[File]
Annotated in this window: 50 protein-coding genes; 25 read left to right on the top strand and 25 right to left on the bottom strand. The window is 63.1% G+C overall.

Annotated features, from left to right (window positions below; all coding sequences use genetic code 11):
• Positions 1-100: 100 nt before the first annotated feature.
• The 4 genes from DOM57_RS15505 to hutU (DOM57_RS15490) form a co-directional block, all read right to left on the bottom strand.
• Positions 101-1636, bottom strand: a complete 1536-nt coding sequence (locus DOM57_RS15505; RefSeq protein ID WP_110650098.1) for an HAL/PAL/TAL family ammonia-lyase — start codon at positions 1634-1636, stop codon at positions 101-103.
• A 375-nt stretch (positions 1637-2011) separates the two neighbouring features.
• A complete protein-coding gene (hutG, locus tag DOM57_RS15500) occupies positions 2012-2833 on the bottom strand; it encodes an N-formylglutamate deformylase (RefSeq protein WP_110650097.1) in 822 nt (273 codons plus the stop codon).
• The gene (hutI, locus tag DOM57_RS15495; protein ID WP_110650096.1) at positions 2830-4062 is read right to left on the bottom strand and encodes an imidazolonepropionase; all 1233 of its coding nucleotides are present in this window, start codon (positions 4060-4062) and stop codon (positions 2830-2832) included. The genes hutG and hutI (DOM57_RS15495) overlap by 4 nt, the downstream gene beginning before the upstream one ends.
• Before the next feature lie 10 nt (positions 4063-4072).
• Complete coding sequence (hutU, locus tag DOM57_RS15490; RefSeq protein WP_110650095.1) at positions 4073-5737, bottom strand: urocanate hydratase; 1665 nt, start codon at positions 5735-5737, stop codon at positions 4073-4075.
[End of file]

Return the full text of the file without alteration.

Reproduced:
Annotated in this window: 50 protein-coding genes; 25 read left to right on the top strand and 25 right to left on the bottom strand. The window is 63.1% G+C overall.

Annotated features, from left to right (window positions below; all coding sequences use genetic code 11):
• Positions 1-100: 100 nt before the first annotated feature.
• The 4 genes from DOM57_RS15505 to hutU (DOM57_RS15490) form a co-directional block, all read right to left on the bottom strand.
• Positions 101-1636, bottom strand: a complete 1536-nt coding sequence (locus DOM57_RS15505; RefSeq protein ID WP_110650098.1) for an HAL/PAL/TAL family ammonia-lyase — start codon at positions 1634-1636, stop codon at positions 101-103.
• A 375-nt stretch (positions 1637-2011) separates the two neighbouring features.
• A complete protein-coding gene (hutG, locus tag DOM57_RS15500) occupies positions 2012-2833 on the bottom strand; it encodes an N-formylglutamate deformylase (RefSeq protein WP_110650097.1) in 822 nt (273 codons plus the stop codon).
• The gene (hutI, locus tag DOM57_RS15495; protein ID WP_110650096.1) at positions 2830-4062 is read right to left on the bottom strand and encodes an imidazolonepropionase; all 1233 of its coding nucleotides are present in this window, start codon (positions 4060-4062) and stop codon (positions 2830-2832) included. The genes hutG and hutI (DOM57_RS15495) overlap by 4 nt, the downstream gene beginning before the upstream one ends.
• Before the next feature lie 10 nt (positions 4063-4072).
• Complete coding sequence (hutU, locus tag DOM57_RS15490; RefSeq protein WP_110650095.1) at positions 4073-5737, bottom strand: urocanate hydratase; 1665 nt, start codon at positions 5735-5737, stop codon at positions 4073-4075.